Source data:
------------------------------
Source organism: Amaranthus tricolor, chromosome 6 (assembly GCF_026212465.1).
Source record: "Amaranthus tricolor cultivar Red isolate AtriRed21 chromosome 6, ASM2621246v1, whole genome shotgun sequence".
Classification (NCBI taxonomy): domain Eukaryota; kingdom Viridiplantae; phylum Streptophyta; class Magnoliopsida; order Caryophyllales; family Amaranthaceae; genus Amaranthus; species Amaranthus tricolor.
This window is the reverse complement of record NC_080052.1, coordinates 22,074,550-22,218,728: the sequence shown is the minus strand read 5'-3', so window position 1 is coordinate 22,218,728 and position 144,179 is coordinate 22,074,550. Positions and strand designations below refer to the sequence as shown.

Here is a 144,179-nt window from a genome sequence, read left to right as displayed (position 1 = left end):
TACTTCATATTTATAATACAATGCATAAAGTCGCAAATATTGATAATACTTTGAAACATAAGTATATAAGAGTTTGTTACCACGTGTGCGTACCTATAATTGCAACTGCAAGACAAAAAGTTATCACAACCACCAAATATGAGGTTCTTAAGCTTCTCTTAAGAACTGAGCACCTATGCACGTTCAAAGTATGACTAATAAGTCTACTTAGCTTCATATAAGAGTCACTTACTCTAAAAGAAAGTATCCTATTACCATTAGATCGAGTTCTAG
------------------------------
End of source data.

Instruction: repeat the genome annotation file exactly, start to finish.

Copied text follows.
Source organism: Amaranthus tricolor, chromosome 6 (assembly GCF_026212465.1).
Source record: "Amaranthus tricolor cultivar Red isolate AtriRed21 chromosome 6, ASM2621246v1, whole genome shotgun sequence".
Classification (NCBI taxonomy): domain Eukaryota; kingdom Viridiplantae; phylum Streptophyta; class Magnoliopsida; order Caryophyllales; family Amaranthaceae; genus Amaranthus; species Amaranthus tricolor.
This window is the reverse complement of record NC_080052.1, coordinates 22,074,550-22,218,728: the sequence shown is the minus strand read 5'-3', so window position 1 is coordinate 22,218,728 and position 144,179 is coordinate 22,074,550. Positions and strand designations below refer to the sequence as shown.

Here is a 144,179-nt window from a genome sequence, read left to right as displayed (position 1 = left end):
TACTTCATATTTATAATACAATGCATAAAGTCGCAAATATTGATAATACTTTGAAACATAAGTATATAAGAGTTTGTTACCACGTGTGCGTACCTATAATTGCAACTGCAAGACAAAAAGTTATCACAACCACCAAATATGAGGTTCTTAAGCTTCTCTTAAGAACTGAGCACCTATGCACGTTCAAAGTATGACTAATAAGTCTACTTAGCTTCATATAAGAGTCACTTACTCTAAAAGAAAGTATCCTATTACCATTAGATCGAGTTCTAG